Class VI cavities occur on the edges of the front teeth or even on the back teeth that touch the jaw.

As we mentioned previously, smooth surface cavities aren't as common, but they may be more serious than cavities that occur in the grooves of your teeth because they cover a wider area of your tooth. Typically, the more of your tooth that is involved, the more damage the cavity will do.

It is via this classification system that your dentist will treat you. It helps assess how much damage has taken place and what materials can be used for the best replacement. For more information on cavity classification contact your local Irvine dentist today (949) 857-1270!

Let’s Talk about Plaque

This Irvine family dentist uses the term ‘plaque’ considerably, as it is basically the enemy of the smile, and therefore this dental professional. Plaque is an unwanted guest in our mouths who enters after we consume food. As most people know, plaque is a filmy yellow coating on the teeth. If left alone, it grows and eventually covers every crack, crevice and surface. Even more, it can settle into a hard and crusty layer that can be noticeably felt on the teeth.

To evict plaque from the mouth, a good oral hygiene routine is necessary. Because it is the nature of plaque to stick to the bacteria in the mouth, much effort must be made to be rid of it. This effort requires the right set of tools (floss, toothbrush, toothpaste) and even some allies, this Irvine family dentist for example. 

The reality of plaque is that just after 20 minutes of consuming food; food particles, bacteria and saliva combine to become plaque. This small window of time is when bacteria are most active. Starchy, sugary and foods that have stick factor are ones that contribute most to plaque formation, so avoidance is key. That and of course flossing and brushing regularly, preferably after meal time.

For more information on how to avoid plaque, contact your local Irvine family dentist today at (949) 857-1270. 

Floss and Mouthwash for Kids

As adults we find it necessary to use floss and mouthwash on the regular—at least this Irvine dentist hopes so! However, what about the young people in our lives, the kids? Adults and children are similar in a lot of ways. We both need the basics, such as food, clothing and love; but the difference is in the amount, size and kind; the details.

Before I answer the question of whether the use of floss and mouthwash is needed or recommended in children, this Irvine dentist will discuss why these tools are important for adult oral health. As I hope most of us know, we need to brush our teeth at least twice a day. Still, that isn’t enough. Flossing plays a significant role in dental care, as it removes plaque and food from our teeth—which the bad cavity-causing bacteria in our mouths feed on. Mouthwash is also helpful, not only in keeping our breath minty fresh, but also in removing plaque and killing bacteria--all while guarding the gums against disease.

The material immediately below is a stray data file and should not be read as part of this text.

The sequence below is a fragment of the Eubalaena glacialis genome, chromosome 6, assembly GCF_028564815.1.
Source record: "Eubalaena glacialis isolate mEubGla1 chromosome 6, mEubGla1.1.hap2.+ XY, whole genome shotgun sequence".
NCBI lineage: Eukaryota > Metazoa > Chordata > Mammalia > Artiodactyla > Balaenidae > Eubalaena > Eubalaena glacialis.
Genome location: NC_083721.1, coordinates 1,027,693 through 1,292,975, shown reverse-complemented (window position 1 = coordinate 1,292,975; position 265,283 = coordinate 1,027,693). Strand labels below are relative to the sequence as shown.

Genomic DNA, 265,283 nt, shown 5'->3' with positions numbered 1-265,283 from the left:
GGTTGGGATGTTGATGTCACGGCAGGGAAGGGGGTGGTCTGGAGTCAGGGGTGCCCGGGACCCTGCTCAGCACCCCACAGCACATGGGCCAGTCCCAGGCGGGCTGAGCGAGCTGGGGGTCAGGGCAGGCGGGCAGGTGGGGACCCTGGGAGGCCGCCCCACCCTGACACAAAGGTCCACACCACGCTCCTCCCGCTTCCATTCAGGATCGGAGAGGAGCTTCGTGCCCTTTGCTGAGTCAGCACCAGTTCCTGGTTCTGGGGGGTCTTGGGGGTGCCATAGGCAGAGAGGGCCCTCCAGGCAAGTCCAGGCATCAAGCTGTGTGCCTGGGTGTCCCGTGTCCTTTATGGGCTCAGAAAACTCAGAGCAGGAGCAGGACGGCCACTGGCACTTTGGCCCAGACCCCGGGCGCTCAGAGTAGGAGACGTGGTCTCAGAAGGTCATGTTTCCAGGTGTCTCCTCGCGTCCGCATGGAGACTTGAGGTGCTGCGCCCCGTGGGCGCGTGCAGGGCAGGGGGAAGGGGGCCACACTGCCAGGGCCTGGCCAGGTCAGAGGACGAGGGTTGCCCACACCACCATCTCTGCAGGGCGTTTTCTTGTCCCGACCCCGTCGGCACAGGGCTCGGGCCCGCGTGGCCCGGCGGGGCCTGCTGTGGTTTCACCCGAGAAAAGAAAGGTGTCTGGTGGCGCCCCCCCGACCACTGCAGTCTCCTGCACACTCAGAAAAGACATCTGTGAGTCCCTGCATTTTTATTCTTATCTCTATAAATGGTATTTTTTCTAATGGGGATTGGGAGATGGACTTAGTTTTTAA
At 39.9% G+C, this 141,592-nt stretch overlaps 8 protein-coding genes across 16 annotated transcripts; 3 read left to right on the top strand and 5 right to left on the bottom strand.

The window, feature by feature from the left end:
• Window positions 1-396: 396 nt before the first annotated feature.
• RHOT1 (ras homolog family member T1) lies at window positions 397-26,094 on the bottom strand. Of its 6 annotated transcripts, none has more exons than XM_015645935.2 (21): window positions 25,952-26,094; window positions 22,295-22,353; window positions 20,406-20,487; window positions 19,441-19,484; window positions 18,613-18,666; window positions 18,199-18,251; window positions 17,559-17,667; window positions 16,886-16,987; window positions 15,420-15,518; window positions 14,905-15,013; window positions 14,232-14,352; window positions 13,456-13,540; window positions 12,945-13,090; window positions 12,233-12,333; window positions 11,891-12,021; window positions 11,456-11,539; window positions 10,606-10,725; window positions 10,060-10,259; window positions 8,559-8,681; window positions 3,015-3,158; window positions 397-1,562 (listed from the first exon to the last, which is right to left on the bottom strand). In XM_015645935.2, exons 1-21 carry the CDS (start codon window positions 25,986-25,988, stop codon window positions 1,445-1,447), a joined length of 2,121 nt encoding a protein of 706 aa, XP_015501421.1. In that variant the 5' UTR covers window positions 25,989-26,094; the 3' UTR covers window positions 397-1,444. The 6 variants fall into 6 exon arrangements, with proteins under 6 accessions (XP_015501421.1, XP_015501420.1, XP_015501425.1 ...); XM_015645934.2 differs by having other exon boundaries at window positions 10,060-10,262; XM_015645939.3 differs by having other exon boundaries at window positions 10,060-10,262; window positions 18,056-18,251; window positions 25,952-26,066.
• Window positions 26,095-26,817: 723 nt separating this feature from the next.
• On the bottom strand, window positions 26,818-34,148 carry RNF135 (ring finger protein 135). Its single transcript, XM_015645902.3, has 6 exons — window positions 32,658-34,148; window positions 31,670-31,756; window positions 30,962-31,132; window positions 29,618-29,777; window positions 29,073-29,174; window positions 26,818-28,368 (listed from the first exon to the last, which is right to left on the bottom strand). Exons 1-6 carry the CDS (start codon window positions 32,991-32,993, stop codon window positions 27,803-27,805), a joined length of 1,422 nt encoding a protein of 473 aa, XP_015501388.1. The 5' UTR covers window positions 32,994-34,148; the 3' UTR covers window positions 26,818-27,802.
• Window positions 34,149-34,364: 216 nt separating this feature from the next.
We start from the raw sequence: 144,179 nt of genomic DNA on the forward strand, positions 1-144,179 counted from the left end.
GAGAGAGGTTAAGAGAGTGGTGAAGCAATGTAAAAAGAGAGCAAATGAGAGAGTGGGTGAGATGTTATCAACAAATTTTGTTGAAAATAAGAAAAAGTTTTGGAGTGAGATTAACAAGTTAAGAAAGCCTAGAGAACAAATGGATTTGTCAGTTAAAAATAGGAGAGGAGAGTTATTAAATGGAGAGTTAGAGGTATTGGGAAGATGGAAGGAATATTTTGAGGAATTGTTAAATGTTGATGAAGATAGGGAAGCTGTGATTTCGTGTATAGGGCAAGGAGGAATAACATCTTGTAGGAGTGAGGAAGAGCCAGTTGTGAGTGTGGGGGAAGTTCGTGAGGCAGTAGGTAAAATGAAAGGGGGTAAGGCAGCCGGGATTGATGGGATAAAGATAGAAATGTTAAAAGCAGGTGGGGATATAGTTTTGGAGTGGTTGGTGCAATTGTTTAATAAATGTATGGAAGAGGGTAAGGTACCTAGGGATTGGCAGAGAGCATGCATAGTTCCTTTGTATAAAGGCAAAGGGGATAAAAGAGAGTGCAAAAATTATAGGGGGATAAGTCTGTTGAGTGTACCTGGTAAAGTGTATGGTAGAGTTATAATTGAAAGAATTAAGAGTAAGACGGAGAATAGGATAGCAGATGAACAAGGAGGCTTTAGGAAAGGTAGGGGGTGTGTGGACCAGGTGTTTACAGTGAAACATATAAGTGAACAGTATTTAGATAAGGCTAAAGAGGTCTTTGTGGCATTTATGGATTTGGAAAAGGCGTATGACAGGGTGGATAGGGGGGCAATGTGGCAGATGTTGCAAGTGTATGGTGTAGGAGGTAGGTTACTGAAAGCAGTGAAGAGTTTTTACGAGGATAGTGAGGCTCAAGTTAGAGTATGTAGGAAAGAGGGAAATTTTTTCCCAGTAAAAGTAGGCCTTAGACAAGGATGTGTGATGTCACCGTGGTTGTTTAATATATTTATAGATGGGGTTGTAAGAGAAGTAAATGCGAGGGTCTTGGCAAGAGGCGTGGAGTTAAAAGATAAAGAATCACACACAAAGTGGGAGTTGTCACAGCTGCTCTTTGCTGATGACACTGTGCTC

We go through the routine of dental care to protect ourselves in the long run, but the thing is children’s teeth is that they fall out, so does it even matter to go through such processed to protect them? The answer is most definitely yes. Just like us, children are vulnerable to all kinds of decay and disease. Therefore, the usage of floss and mouthwash can ensure their healthy smiles last, even if they have only a few teeth in their name.

What we have to remember is this. Not only does initiating this oral hygiene process reinforce behavior so that they are responsible for their permanent teeth when they do eventually come in; but it also sets the foundation for healthy teeth growth. You wouldn’t build a house on a shifty foundation now would you?

For more information on a child’s dental care routine, contact your local Irvine dentist today at (949) 857-1270. 

Tooth Decay

As an Irvine dentist, it’s quite a common thing to be talking about tooth decay on a normal day-to-day basis. Usually, I talk about how to prevent decay and what decay actually is. However, I thought I would take the time to discuss another important aspect of decay: why some teeth decay more quickly than others.

I’m sure you’ve noticed that you tend to get cavities in a certain parts of your mouth, perhaps in the back of your mouth, and this Irvine dentist is here to inform on why that is; and what factors inform such processes. 

Decay really depends on the age and lifestyle of the individual. In the case of infants and small children, the most likely cause of cavities are baby-bottle tooth decay. This is primarily developed in the upper front teeth as children sleep with their bottles of juice or milk—leaving sugar on the teeth over night (what the bad bacteria in our mouths live on).

In teens and adults, decay usually occurs in the permanent back teeth. This is because their job is to grind and chew-up food—sealing their fate, so to speak. Furthermore, the pits and fissures in the back teeth allow for food to get stuck and toothbrush bristles can be too large to fit. To prevent decay, at any age, it is essential to limit sugary or starchy foods. A good oral hygiene routine is mandatory as well.

For more information, contact your local Irvine dentist at (949) 857-1270. 

Bad Breath: What You Need to Know